The fans. There’s no need to boo Vazquez, especially in the third inning. He recovered nicely, and he nearly finished his appearance with six innings and two runs. Alas, that was not to be, and the sixth inning was quite annoying. Still, there’s just no need for the booing, especially in freaking April.

Mark Teixeira. Yeah, I know. We’ve seen his April struggles first-hand and know that he makes up for it later. It doesn’t make it any less annoying while it’s happening, though.

Also, it’s been two games at home this season and we haven’t seen a walk-off. This team is clearly a bust.

Things that made me smile

Joba. He allowed a hit, struck out a batter, and still needed only nine pitches to retire the side.

Robinson Cano’s continued excellence. Even in the eighth he whaled the ball. Too bad it was right at Wood.

Nick Swisher. For his gritty at-bats and his hustle around second and into third.

Nick Johnson. Coming through big.

Also, someone mentioned this in the chat last week. New York Nicks. That gonna take?

Derek Jeter. Because while it seems everything he hits is a grounder to short, he’s still hitting .324.

WPA Chart

To FanGraphs for the full boxey.

Up Next

It’s a battle of season debuts, as Phil Hughes takes on Scott Kazmir tomorrow at 7 p.m.

Montero has a big night in Scranton win

Dustin Moseley was placed on the DL, and Kevin Whelan was activated to take his place. It’s some kind of forearm issue, but there’s no ligament damage, and he might not miss that much time.

Triple-A Scranton (1-0 win over Syracuse)
Kevin Russo, 3B: 0 for 3, 1 BB
Eduardo Nunez, 2B & Chad Huffman, LF: both 0 for 4 – Nunez committed a fielding error … Huffman K’ed
Juan Miranda, 1B: 1 for 4, 1 K
Jesus Montero, C: 3 for 4, 1 2B – moved up to the cleanup spot, and looks what happens … has at least one hit in every game
Jon Weber, DH: 0 for 2, 1 BB, 1 HBP
Colin Curtis, RF: 1 for 3, 1 K
Greg Golson, CF: 1 for 3, 1 R, 1 HR, 1 RBI – he hit two homers last year, so of course the only run in the game would come when he goes deep
Reegie Corona, SS: 2 for 3

Zach McAllister: 4 IP, 6 H, 0 R, 0 ER, 2 BB, 4 K, 3-4 GB/FB – 56 of 87 pitches were strikes (64.4% … left the game because his pitch count was getting up there
Royce Ring: 2 IP, 1 H, 0 R, 0 ER, 1 BB, 2 K, 2-1 GB/FB – 19 of 30 pitches were strikes (63.3%)
Amaury Sanit: 2 IP, 1 H, 0 R, 0 ER, 1 BB, 3 K, 2-1 GB/FB – 23 of 36 pitches were strikes (63.9%)
Mark Melancon: 1 IP, zeroes, 1 K, 1-0 GB/FB – 8 of 13 pitches were strikes (61.5%) … not a bad replacement for when your regular closer needs a night off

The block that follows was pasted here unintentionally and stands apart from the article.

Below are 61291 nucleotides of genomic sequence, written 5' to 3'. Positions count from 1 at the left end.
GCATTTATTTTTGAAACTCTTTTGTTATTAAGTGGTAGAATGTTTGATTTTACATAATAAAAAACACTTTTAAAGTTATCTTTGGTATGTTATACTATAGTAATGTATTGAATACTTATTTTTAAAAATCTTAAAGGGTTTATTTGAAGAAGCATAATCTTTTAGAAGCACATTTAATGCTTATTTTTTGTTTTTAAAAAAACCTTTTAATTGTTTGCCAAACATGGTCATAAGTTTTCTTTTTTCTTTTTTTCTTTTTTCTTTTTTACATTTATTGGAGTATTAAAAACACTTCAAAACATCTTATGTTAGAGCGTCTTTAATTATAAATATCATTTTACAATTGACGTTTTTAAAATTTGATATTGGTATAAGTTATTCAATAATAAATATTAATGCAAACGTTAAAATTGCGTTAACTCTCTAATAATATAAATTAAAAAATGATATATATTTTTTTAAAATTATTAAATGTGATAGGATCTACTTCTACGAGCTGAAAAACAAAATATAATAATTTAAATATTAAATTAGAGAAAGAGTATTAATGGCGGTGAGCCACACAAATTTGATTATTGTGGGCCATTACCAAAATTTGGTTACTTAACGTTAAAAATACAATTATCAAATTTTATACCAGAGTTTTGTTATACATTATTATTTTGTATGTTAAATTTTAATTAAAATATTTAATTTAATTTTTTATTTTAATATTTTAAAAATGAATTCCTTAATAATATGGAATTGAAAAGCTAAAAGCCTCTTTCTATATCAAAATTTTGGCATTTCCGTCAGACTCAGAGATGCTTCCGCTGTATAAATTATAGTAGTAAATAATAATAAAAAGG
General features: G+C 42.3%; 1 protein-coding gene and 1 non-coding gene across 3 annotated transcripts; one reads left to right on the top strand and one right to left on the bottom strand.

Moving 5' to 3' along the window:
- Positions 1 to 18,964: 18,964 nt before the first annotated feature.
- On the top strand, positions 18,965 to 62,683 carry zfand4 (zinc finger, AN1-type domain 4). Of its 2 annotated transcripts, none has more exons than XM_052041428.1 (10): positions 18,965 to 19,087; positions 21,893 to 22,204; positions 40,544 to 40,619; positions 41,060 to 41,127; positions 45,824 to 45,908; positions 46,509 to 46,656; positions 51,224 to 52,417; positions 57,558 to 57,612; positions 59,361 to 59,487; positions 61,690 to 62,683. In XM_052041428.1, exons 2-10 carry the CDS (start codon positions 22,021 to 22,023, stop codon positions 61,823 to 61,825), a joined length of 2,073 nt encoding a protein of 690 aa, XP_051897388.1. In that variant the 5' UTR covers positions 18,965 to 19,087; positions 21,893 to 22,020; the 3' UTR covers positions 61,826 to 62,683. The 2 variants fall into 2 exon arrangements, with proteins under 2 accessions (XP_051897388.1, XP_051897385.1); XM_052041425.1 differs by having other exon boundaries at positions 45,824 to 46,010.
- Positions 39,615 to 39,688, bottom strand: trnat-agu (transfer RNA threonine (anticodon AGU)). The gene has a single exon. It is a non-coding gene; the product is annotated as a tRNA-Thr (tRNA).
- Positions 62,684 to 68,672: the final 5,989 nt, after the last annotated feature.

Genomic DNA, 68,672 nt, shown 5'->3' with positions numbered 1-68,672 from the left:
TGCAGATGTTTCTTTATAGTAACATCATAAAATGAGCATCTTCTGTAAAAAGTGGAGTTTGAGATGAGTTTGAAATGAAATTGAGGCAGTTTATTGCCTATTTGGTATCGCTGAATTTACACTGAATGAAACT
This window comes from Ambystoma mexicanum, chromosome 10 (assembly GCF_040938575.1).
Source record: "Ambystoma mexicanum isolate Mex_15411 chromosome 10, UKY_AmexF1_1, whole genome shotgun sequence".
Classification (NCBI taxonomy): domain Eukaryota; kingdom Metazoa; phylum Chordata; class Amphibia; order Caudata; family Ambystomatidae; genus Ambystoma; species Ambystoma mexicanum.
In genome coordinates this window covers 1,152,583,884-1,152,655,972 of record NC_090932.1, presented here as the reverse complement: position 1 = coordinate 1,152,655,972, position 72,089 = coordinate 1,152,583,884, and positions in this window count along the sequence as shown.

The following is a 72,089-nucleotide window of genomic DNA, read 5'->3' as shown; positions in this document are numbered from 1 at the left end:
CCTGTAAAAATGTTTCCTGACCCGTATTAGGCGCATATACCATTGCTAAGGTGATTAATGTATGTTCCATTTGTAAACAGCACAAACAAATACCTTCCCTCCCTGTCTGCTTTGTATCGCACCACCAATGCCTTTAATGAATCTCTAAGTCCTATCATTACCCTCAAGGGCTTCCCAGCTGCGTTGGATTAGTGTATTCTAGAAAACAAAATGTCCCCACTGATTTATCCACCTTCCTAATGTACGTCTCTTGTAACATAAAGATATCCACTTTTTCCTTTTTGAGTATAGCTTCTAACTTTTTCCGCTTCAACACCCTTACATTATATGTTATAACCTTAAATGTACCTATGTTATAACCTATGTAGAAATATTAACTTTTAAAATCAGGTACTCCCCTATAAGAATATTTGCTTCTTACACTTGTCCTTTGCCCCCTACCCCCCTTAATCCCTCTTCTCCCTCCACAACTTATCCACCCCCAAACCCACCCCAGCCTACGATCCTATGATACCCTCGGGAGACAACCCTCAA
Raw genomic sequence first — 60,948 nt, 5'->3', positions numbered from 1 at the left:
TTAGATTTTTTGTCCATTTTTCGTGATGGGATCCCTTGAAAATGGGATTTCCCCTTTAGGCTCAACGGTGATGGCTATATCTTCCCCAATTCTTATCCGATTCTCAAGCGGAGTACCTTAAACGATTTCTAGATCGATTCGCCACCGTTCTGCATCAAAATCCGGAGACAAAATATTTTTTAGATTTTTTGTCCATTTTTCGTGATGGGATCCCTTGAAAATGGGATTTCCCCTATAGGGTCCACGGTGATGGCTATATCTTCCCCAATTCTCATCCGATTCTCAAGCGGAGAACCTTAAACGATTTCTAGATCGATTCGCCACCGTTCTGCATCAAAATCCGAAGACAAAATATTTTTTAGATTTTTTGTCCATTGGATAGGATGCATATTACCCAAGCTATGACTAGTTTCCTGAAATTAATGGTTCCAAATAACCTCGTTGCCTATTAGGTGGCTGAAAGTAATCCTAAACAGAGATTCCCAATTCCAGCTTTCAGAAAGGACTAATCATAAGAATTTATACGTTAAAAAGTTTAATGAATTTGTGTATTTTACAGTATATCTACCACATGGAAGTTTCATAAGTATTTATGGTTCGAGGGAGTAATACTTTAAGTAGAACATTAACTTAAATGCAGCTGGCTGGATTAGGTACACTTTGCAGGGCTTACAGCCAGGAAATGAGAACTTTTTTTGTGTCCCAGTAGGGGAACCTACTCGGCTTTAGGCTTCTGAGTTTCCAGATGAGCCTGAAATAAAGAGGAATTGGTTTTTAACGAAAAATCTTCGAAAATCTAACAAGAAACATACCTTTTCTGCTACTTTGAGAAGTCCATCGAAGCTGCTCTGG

[Read more…]

Open Thread: Torii’s a girl’s name*

Photo Credit: Kathy Willens, AP

Am I the only one with an irrational dislike of Torii Hunter? He’s does a ton of stuff for charity and from what I can gather he’s a great guy, but damn, I just don’t like him as a player. His UZR in center over the last three years is -12.8, which is decidedly below average and the third worst in the game. His wOBA is strong at .361 over the same time, and is identical to Johnny Damon‘s. It’s good, but it’s not that good.

I mean, he’s a nice player, but is he as good as he’s made out to be? No. Is he worth the $18M annually the Angels are paying him? Good Lord no. I hate to hate on a player like that, but sheesh, I just don’t get it with Torii.

Anyway, here’s the night’s open thread. The NHL playoffs start tonight with the Flyers at the Devils, and the Nets’ season comes to a merciful end as well. As for baseball, you’ve got the Mets at the Rockies, and the Astros at the Cardinals on ESPN2. Houston is 0-7, and as a team they have drawn six walks. Nick Johnson has nine. That about sums up their situation.

* Someone yelled that from the bleachers at a game I was at last year. It still makes me laugh.

Waiting for Tex

Photo Credit: Kathy Willens, AP

We knew it was coming, but it’s still kinda tough to look at. Mark Teixeira, for whatever reason, is simply awful in April, and he’s doing it again this year. Through the Yankees’ first eight games, he’s hitting a cool .097-.263-.129 in 34 plate appearances, good for a .238 wOBA. All three of his hits came in the same game last week, though before today he had more walks than strikeouts. It’s a small consolation, but at least he’s still finding ways to get on base occasionally.

The bad news is that even with Tex’s dormant bat, the Yankees are second in the league with 46 runs scored, three behind the Tigers who’ve played one more game. I should probably make it clear that that’s bad news for the rest of the league. Robbie Cano is absolutely killing the ball with a .382-.389-.676 batting line through the first eight games, and even his outs are hard hit. Jorge Posada is batting the quietest .400-.516-.800 in history, and Nick Swisher is getting on base more than 45% of the time out of the eight hole. As ridiculous as it sounds, Tex is the easy out in the lineup right now.

And that’s the problem: the automatic out is smack dab in the middle of the lineup, not the bottom where they usually hide. Derek Jeter and Nick Johnson have collectively reached base 30 times in the team’s eight games, yet Tex has only drive in three runs. When he’s had men on with two outs, he’s made the final out of the inning 75% of the time, which is far too much with Alex Rodriguez batting behind you. There’s an easy way to fix this until he starts hitting, just bat him lower in the order.

I don’t think Joe Girardi would ever do it out of the loyalty or whatever, but if Tex is going to continue to toss up 0-fers for the next few games, why not drop him a few spots? The lineup wouldn’t require any fancy rejiggering, just push everyone up so A-Rod hits third, Cano hits fourth, Posada hits fifth, etc. That arrangement is obviously working, so there’s no need to screw with it. Batting Tex eighth would be embarrassing on both a team and individual level, but I don’t see a problem with slotting him into the six spot.